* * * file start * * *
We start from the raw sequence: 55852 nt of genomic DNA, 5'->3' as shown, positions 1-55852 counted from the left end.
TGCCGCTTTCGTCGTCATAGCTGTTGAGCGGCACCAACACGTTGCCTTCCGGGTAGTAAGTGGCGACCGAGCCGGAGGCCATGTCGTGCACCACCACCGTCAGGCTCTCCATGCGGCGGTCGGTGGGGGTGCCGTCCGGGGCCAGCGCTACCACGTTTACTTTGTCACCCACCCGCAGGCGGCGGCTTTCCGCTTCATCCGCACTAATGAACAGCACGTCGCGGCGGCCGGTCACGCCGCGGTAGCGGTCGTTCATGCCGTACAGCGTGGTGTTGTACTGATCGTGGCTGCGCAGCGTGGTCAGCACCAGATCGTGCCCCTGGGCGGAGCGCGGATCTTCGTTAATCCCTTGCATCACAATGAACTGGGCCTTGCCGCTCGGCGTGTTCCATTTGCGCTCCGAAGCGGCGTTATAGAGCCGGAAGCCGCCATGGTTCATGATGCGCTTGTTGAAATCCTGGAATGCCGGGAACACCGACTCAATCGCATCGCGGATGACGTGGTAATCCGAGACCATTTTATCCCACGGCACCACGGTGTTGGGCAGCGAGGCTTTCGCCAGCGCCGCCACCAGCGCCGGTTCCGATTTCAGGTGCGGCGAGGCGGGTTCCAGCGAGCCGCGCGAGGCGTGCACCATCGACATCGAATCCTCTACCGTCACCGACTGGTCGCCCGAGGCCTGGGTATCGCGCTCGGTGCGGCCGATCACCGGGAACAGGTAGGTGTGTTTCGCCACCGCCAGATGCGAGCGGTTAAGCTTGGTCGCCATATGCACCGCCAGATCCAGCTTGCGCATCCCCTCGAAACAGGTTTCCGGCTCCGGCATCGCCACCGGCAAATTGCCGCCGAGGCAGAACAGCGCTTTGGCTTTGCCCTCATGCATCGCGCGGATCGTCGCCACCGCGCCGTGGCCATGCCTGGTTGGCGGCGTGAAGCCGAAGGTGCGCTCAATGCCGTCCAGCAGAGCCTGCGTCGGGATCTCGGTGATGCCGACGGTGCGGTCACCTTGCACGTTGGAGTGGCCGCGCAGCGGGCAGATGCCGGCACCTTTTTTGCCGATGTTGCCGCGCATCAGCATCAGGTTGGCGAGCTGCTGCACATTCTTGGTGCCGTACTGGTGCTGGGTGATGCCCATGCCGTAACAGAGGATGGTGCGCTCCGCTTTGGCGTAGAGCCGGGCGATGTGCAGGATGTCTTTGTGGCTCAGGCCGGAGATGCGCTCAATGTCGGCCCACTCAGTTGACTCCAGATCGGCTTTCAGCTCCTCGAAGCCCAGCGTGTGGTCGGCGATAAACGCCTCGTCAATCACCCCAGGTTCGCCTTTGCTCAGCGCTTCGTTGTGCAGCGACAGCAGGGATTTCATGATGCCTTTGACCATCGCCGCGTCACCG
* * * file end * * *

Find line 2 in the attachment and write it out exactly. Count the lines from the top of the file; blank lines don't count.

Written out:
TGCCGCTTTCGTCGTCATAGCTGTTGAGCGGCACCAACACGTTGCCTTCCGGGTAGTAAGTGGCGACCGAGCCGGAGGCCATGTCGTGCACCACCACCGTCAGGCTCTCCATGCGGCGGTCGGTGGGGGTGCCGTCCGGGGCCAGCGCTACCACGTTTACTTTGTCACCCACCCGCAGGCGGCGGCTTTCCGCTTCATCCGCACTAATGAACAGCACGTCGCGGCGGCCGGTCACGCCGCGGTAGCGGTCGTTCATGCCGTACAGCGTGGTGTTGTACTGATCGTGGCTGCGCAGCGTGGTCAGCACCAGATCGTGCCCCTGGGCGGAGCGCGGATCTTCGTTAATCCCTTGCATCACAATGAACTGGGCCTTGCCGCTCGGCGTGTTCCATTTGCGCTCCGAAGCGGCGTTATAGAGCCGGAAGCCGCCATGGTTCATGATGCGCTTGTTGAAATCCTGGAATGCCGGGAACACCGACTCAATCGCATCGCGGATGACGTGGTAATCCGAGACCATTTTATCCCACGGCACCACGGTGTTGGGCAGCGAGGCTTTCGCCAGCGCCGCCACCAGCGCCGGTTCCGATTTCAGGTGCGGCGAGGCGGGTTCCAGCGAGCCGCGCGAGGCGTGCACCATCGACATCGAATCCTCTACCGTCACCGACTGGTCGCCCGAGGCCTGGGTATCGCGCTCGGTGCGGCCGATCACCGGGAACAGGTAGGTGTGTTTCGCCACCGCCAGATGCGAGCGGTTAAGCTTGGTCGCCATATGCACCGCCAGATCCAGCTTGCGCATCCCCTCGAAACAGGTTTCCGGCTCCGGCATCGCCACCGGCAAATTGCCGCCGAGGCAGAACAGCGCTTTGGCTTTGCCCTCATGCATCGCGCGGATCGTCGCCACCGCGCCGTGGCCATGCCTGGTTGGCGGCGTGAAGCCGAAGGTGCGCTCAATGCCGTCCAGCAGAGCCTGCGTCGGGATCTCGGTGATGCCGACGGTGCGGTCACCTTGCACGTTGGAGTGGCCGCGCAGCGGGCAGATGCCGGCACCTTTTTTGCCGATGTTGCCGCGCATCAGCATCAGGTTGGCGAGCTGCTGCACATTCTTGGTGCCGTACTGGTGCTGGGTGATGCCCATGCCGTAACAGAGGATGGTGCGCTCCGCTTTGGCGTAGAGCCGGGCGATGTGCAGGATGTCTTTGTGGCTCAGGCCGGAGATGCGCTCAATGTCGGCCCACTCAGTTGACTCCAGATCGGCTTTCAGCTCCTCGAAGCCCAGCGTGTGGTCGGCGATAAACGCCTCGTCAATCACCCCAGGTTCGCCTTTGCTCAGCGCTTCGTTGTGCAGCGACAGCAGGGATTTCATGATGCCTTTGACCATCGCCGCGTCACCG